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Junior doctors' reflections on patient safety
  1. Maria Ahmed1,
  2. Sonal Arora1,
  3. Simon Carley2,
  4. Nick Sevdalis1,
  5. Graham Neale1
  1. 1Centre for Patient Safety and Service Quality, Department of Surgery and Cancer, Imperial College London, UK
  2. 2Postgraduate Medical Education Department, Central Manchester University Hospitals NHS Foundation Trust, Manchester, UK
  1. Correspondence to Dr Maria Ahmed, Clinical Research Fellow in Education and Training for Quality and Safety, Centre for Patient Safety and Service Quality, Room 504, Medical School Building, Imperial College (St Mary's Campus), Norfolk Place, London W2 1PG, UK; maria.ahmed{at}imperial.ac.uk

Abstract

Aim To determine whether foundation year 1 (FY1) doctors reflect upon patient safety incidents (PSIs) within their portfolios and the potential value of such reflections for quality of care.

Methods A cross-sectional retrospective review of every ‘reflective practice’ portfolio entry made by all FY1 doctors within an Acute Teaching Hospital Trust was conducted in February 2010. Entries were reviewed by two independent blinded researchers to determine whether they related to a PSI that is, any unintended or unexpected incident that could have or did lead to patient harm. For all entries rated positive by both reviewers, a content analysis approach was used to code PSI into incident type, contributing factors and patient outcome according to validated frameworks developed by the National Patient Safety Agency.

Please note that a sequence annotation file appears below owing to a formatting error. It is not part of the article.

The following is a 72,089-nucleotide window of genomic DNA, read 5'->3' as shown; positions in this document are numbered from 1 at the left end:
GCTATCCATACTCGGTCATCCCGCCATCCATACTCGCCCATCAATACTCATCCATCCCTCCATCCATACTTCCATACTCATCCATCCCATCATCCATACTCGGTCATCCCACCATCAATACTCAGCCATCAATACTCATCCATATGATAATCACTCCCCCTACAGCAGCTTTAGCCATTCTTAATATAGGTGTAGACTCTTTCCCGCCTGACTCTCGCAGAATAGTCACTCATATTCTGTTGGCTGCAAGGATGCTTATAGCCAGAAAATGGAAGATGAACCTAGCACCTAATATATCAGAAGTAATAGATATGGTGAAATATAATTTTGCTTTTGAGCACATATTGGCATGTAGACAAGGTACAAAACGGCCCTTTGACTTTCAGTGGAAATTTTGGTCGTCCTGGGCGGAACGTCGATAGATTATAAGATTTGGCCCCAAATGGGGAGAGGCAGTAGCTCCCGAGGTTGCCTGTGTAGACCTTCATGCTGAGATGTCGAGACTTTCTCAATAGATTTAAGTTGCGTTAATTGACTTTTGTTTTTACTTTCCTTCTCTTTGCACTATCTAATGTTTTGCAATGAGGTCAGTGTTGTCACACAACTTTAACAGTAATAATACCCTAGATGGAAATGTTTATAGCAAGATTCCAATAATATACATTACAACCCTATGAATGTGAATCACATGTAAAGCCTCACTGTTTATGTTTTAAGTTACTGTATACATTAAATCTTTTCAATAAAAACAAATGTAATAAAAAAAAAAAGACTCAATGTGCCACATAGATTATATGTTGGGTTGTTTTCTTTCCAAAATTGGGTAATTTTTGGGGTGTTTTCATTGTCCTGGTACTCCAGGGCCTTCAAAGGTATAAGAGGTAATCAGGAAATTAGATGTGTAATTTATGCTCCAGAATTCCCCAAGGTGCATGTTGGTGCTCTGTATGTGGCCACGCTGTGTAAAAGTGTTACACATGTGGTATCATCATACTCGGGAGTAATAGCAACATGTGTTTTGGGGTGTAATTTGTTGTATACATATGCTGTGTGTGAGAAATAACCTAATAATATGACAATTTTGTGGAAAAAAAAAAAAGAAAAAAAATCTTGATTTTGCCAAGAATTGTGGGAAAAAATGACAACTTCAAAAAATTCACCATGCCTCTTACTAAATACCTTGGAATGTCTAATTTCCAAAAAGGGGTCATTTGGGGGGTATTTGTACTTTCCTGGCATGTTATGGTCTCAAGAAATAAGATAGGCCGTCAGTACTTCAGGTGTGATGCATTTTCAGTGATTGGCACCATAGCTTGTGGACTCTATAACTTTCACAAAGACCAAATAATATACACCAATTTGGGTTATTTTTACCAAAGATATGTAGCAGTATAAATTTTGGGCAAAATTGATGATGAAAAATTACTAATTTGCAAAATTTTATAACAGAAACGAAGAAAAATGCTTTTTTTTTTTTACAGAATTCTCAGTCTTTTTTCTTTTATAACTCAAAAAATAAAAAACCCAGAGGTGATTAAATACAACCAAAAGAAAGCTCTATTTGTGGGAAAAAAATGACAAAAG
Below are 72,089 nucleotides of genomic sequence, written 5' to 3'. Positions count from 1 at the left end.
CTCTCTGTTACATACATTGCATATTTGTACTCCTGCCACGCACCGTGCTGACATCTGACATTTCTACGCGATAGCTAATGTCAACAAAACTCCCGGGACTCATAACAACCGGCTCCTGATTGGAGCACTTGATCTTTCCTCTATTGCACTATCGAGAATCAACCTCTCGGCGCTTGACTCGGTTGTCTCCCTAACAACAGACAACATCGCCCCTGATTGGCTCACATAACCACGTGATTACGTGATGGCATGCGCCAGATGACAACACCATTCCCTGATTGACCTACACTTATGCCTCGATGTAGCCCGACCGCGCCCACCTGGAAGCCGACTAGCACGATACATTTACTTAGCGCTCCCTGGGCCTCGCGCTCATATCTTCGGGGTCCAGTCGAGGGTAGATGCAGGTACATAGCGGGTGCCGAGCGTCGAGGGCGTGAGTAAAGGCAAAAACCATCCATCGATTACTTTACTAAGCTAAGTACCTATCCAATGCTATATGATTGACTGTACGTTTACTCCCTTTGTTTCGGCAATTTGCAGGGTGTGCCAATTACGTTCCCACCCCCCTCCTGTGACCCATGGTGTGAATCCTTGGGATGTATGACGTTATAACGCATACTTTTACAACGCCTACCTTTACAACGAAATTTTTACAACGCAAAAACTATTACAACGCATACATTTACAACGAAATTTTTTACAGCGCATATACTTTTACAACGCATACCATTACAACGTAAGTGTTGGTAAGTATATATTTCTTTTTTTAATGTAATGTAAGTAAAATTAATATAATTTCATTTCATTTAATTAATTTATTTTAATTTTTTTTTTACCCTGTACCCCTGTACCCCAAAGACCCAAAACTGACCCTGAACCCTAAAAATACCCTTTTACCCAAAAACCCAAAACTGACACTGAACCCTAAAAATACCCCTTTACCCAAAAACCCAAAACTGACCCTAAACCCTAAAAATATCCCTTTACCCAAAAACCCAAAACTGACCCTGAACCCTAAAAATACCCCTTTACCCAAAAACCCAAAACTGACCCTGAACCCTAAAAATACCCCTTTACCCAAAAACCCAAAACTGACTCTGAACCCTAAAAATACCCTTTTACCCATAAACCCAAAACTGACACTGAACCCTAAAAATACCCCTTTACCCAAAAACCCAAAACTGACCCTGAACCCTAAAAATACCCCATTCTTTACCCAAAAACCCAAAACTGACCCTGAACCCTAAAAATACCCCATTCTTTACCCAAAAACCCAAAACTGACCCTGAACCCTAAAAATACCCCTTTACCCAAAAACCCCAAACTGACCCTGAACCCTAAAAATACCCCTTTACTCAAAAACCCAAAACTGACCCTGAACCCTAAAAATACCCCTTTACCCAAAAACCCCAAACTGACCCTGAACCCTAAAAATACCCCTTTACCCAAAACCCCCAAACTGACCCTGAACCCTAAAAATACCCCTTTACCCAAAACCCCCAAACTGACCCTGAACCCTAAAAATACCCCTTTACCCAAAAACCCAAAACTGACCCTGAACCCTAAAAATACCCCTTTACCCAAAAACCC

Results 139 reflective practice entries were completed by 30 trainees (15 men, 15 women, mean age 24 years). Of the 139 entries, 49% reflected on a PSI. Of these, 22% were due to errors in clinical assessment; 22% were due to delayed access to care; 18% were due to infrastructure/staffing deficiencies; and 16% were due to medication errors. The most common contributing factors were team/social factors (23%), patient factors (22%), communication and task factors (both 17%). The majority of PSIs led to no harm. Six entries described PSIs resulting in patient death, the majority of which were attributable to diagnostic errors.

Conclusions FY1 doctors commonly reflect on PSIs within their professional portfolios. Such critical reflection can encourage learning but may also promote patient safety and the quality of healthcare across all medical specialties.

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Footnotes

  • Funding This study did not receive specific funding. MA, SA, NS and GN are members of the Imperial Centre for Patient Safety and Service Quality, which is funded by the UK's National Institute for Health Research.

  • Competing interests None.

  • Provenance and peer review Not commissioned; externally peer reviewed.

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